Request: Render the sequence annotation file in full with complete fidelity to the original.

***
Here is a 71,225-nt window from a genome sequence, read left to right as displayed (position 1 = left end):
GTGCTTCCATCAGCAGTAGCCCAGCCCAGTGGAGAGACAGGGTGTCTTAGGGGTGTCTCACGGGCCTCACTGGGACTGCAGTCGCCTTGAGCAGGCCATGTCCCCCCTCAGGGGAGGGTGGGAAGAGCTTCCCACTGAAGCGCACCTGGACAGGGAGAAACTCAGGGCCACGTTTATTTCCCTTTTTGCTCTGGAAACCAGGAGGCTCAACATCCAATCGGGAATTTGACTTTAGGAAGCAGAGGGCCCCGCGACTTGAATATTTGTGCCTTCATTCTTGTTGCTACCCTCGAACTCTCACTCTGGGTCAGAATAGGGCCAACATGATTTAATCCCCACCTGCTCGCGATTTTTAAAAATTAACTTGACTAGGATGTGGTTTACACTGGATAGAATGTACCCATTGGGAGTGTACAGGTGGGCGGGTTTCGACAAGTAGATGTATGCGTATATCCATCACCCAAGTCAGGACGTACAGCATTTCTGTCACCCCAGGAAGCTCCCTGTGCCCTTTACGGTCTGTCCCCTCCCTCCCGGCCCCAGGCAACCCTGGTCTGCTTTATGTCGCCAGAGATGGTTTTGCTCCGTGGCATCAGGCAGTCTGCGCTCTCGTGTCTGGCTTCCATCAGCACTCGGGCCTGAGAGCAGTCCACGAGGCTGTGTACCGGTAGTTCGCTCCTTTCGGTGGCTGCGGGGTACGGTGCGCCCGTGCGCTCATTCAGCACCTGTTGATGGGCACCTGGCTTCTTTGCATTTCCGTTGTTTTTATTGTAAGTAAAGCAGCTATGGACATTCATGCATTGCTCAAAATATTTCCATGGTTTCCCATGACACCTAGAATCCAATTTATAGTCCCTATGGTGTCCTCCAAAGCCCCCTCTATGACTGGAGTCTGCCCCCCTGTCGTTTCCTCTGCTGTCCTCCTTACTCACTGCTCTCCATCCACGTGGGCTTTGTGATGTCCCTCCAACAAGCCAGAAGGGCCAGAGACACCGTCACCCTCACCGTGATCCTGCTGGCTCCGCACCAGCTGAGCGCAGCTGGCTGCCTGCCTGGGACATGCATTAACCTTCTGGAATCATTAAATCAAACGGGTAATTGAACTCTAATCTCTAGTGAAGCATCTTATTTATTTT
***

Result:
Here is a 71,225-nt window from a genome sequence, read left to right as displayed (position 1 = left end):
GTGCTTCCATCAGCAGTAGCCCAGCCCAGTGGAGAGACAGGGTGTCTTAGGGGTGTCTCACGGGCCTCACTGGGACTGCAGTCGCCTTGAGCAGGCCATGTCCCCCCTCAGGGGAGGGTGGGAAGAGCTTCCCACTGAAGCGCACCTGGACAGGGAGAAACTCAGGGCCACGTTTATTTCCCTTTTTGCTCTGGAAACCAGGAGGCTCAACATCCAATCGGGAATTTGACTTTAGGAAGCAGAGGGCCCCGCGACTTGAATATTTGTGCCTTCATTCTTGTTGCTACCCTCGAACTCTCACTCTGGGTCAGAATAGGGCCAACATGATTTAATCCCCACCTGCTCGCGATTTTTAAAAATTAACTTGACTAGGATGTGGTTTACACTGGATAGAATGTACCCATTGGGAGTGTACAGGTGGGCGGGTTTCGACAAGTAGATGTATGCGTATATCCATCACCCAAGTCAGGACGTACAGCATTTCTGTCACCCCAGGAAGCTCCCTGTGCCCTTTACGGTCTGTCCCCTCCCTCCCGGCCCCAGGCAACCCTGGTCTGCTTTATGTCGCCAGAGATGGTTTTGCTCCGTGGCATCAGGCAGTCTGCGCTCTCGTGTCTGGCTTCCATCAGCACTCGGGCCTGAGAGCAGTCCACGAGGCTGTGTACCGGTAGTTCGCTCCTTTCGGTGGCTGCGGGGTACGGTGCGCCCGTGCGCTCATTCAGCACCTGTTGATGGGCACCTGGCTTCTTTGCATTTCCGTTGTTTTTATTGTAAGTAAAGCAGCTATGGACATTCATGCATTGCTCAAAATATTTCCATGGTTTCCCATGACACCTAGAATCCAATTTATAGTCCCTATGGTGTCCTCCAAAGCCCCCTCTATGACTGGAGTCTGCCCCCCTGTCGTTTCCTCTGCTGTCCTCCTTACTCACTGCTCTCCATCCACGTGGGCTTTGTGATGTCCCTCCAACAAGCCAGAAGGGCCAGAGACACCGTCACCCTCACCGTGATCCTGCTGGCTCCGCACCAGCTGAGCGCAGCTGGCTGCCTGCCTGGGACATGCATTAACCTTCTGGAATCATTAAATCAAACGGGTAATTGAACTCTAATCTCTAGTGAAGCATCTTATTTATTTT